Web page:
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Rebuilding for future storms - the tale of 2 fire stations


Galveston Fire Station #4

After Hurricane Ike ravaged the beach community of Galveston, TX, in 2008, the city’s infrastructure was in desperate need of attention. Over 80% of the tiny island’s houses were damaged along with most critical care facilities in this beach front community. 

Architects, tasked with rebuilding the city’s essential services including waste-water management, hospitals and fire stations, chose products that would endure future storms. 


The city had to replace a crucial fire station that services the Galveston international airport as well as the surrounding gulf community. The station’s vulnerable location, just four blocks from the Gulf, meant that the architects had to meet stringent local wind and fire codes. 

Long lasting Bison ipê wood deck tiles, with a Class A fire-rating, were used on the balcony deck floor, providing an ideal place for firefighters to relax at the station when not on duty. 

Corrosion-resistant, adjustable Bison deck supports ensure that the chlorides found in the salt water environment won’t affect the performance of the Bison wood tile deck. The firehouse’s modern deck compliments Galveston’s resort style architecture. Bison deck tiles, made with remnants from South American hardwoods, are constructed from the same materials as many Oceanside boardwalks that have lasted for decades.  

When used with Bison FS1 fastening system, Bison ipê wood tiles have met local wind uplift codes adding to the resilience of this seaside structure.  

Location: Galveston, TX USA Completion Date: 2011 

Owner: City of Galveston 

Architect: HDR Architects and English + Associates



Galveston Fire Station #1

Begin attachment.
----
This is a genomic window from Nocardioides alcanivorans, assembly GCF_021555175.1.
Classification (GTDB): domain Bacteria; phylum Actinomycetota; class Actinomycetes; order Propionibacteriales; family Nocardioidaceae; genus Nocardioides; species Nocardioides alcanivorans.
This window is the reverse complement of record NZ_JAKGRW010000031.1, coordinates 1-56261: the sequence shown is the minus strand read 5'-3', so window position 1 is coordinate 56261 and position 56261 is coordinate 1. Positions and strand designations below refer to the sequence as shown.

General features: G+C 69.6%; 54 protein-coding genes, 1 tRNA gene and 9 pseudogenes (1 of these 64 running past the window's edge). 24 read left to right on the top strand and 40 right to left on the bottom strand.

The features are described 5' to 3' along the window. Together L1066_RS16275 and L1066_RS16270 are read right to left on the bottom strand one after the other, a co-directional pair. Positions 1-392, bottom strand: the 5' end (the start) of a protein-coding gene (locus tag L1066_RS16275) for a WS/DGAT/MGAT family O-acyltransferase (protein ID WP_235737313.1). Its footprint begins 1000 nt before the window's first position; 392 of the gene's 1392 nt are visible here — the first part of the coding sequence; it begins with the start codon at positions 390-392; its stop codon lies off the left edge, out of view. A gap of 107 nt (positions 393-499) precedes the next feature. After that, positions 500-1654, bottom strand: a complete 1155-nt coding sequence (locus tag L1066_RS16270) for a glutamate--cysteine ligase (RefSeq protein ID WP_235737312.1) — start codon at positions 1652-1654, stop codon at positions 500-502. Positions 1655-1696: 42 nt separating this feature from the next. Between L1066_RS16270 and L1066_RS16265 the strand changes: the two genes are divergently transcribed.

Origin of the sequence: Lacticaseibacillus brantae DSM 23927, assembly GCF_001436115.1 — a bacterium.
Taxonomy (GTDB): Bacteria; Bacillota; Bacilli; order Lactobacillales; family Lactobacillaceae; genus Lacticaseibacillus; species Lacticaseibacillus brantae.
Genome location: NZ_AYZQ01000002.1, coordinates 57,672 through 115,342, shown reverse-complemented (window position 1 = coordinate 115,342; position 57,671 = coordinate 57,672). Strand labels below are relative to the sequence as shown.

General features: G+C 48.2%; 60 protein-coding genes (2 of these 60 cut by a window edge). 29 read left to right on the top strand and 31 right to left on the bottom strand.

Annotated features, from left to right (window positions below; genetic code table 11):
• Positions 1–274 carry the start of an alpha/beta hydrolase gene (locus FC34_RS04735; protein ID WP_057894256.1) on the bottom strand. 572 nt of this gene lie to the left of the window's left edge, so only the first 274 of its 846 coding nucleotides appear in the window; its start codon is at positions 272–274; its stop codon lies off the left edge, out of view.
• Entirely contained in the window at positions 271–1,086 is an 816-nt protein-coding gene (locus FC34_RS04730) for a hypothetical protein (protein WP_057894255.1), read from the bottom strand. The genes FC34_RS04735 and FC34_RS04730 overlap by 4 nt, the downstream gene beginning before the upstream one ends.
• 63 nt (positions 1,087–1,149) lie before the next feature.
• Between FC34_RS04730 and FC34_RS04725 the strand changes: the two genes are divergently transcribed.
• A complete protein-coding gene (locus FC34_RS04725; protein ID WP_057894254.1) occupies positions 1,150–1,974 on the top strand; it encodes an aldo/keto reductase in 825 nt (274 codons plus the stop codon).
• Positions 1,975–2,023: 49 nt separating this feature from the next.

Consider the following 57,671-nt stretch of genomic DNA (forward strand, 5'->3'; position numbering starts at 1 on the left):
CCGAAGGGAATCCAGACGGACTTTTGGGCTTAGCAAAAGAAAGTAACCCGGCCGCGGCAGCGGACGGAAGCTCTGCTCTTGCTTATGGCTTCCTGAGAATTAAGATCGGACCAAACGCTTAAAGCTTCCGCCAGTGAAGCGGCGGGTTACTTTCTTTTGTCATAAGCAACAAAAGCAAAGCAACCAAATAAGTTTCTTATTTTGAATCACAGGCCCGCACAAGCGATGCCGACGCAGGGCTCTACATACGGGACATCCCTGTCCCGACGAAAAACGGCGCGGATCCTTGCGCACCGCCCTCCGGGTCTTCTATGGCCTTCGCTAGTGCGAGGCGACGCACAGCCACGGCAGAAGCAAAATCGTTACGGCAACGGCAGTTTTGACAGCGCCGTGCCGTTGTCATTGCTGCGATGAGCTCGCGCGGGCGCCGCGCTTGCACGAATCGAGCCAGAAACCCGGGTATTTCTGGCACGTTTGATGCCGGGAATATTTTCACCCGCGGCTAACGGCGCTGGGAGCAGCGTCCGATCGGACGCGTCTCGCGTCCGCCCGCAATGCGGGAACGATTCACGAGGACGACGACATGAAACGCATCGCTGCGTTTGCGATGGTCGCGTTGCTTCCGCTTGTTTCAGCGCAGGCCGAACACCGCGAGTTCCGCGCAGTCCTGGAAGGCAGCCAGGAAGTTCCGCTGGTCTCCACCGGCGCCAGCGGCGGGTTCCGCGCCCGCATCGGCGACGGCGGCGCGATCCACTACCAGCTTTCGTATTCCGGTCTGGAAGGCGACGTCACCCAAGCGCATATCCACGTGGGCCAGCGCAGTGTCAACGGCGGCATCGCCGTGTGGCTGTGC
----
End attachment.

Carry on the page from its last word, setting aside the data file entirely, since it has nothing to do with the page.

The $9.6 million Fire Station No. 1 was one of the last large projects funded by Ike disaster relief money. The station was rebuilt to withstand a category 5 hurricane (winds up to 157 mph), while preserving its original historic design.

Hanover supplied Hanover 330 Guardian System pavers for the roof in a Natural color. The Guardian® Paver System especially for the most severe conditions, which require an elevated roof paver pedestal system. This system creates a monolithic paver surface which provides high wind uplift resistance.

Guardian is made up of a unique 3-piece Guardian Pedestal and a specially shaped Guardian Paver that, together, “lock down” and unitize the entire roof paver surface, preventing horizontal and vertical movement – it is meant to be walked and lived on. The Guardian Pedestal has a square top that allows its bolt to pass through to a base beneath, fitting into a recessed grooved portion of the Guardian Paver.

U.S. Patent #6,604,330 and Canadian Patent 2,409,312.

Location: Galveston, TX USA Completion Date: August 2019

Owner: City of Galveston

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